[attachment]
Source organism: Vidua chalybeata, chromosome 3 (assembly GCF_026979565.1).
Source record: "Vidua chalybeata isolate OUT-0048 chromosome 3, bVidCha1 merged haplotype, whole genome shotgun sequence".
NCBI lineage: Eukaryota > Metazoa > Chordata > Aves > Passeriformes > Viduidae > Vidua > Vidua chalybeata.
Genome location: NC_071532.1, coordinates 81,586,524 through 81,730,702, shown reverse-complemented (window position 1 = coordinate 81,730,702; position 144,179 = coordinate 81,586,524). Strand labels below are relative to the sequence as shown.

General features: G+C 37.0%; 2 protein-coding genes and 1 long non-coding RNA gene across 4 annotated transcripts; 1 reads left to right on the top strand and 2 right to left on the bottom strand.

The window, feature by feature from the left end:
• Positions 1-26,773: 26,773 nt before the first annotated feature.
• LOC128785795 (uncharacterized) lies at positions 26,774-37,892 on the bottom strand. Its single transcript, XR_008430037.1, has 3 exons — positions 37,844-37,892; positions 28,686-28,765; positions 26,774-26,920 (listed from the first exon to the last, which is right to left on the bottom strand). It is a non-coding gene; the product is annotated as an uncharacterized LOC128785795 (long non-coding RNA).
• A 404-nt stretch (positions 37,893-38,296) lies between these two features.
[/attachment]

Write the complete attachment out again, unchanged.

Source organism: Vidua chalybeata, chromosome 3 (assembly GCF_026979565.1).
Source record: "Vidua chalybeata isolate OUT-0048 chromosome 3, bVidCha1 merged haplotype, whole genome shotgun sequence".
NCBI lineage: Eukaryota > Metazoa > Chordata > Aves > Passeriformes > Viduidae > Vidua > Vidua chalybeata.
Genome location: NC_071532.1, coordinates 81,586,524 through 81,730,702, shown reverse-complemented (window position 1 = coordinate 81,730,702; position 144,179 = coordinate 81,586,524). Strand labels below are relative to the sequence as shown.

General features: G+C 37.0%; 2 protein-coding genes and 1 long non-coding RNA gene across 4 annotated transcripts; 1 reads left to right on the top strand and 2 right to left on the bottom strand.

The window, feature by feature from the left end:
• Positions 1-26,773: 26,773 nt before the first annotated feature.
• LOC128785795 (uncharacterized) lies at positions 26,774-37,892 on the bottom strand. Its single transcript, XR_008430037.1, has 3 exons — positions 37,844-37,892; positions 28,686-28,765; positions 26,774-26,920 (listed from the first exon to the last, which is right to left on the bottom strand). It is a non-coding gene; the product is annotated as an uncharacterized LOC128785795 (long non-coding RNA).
• A 404-nt stretch (positions 37,893-38,296) lies between these two features.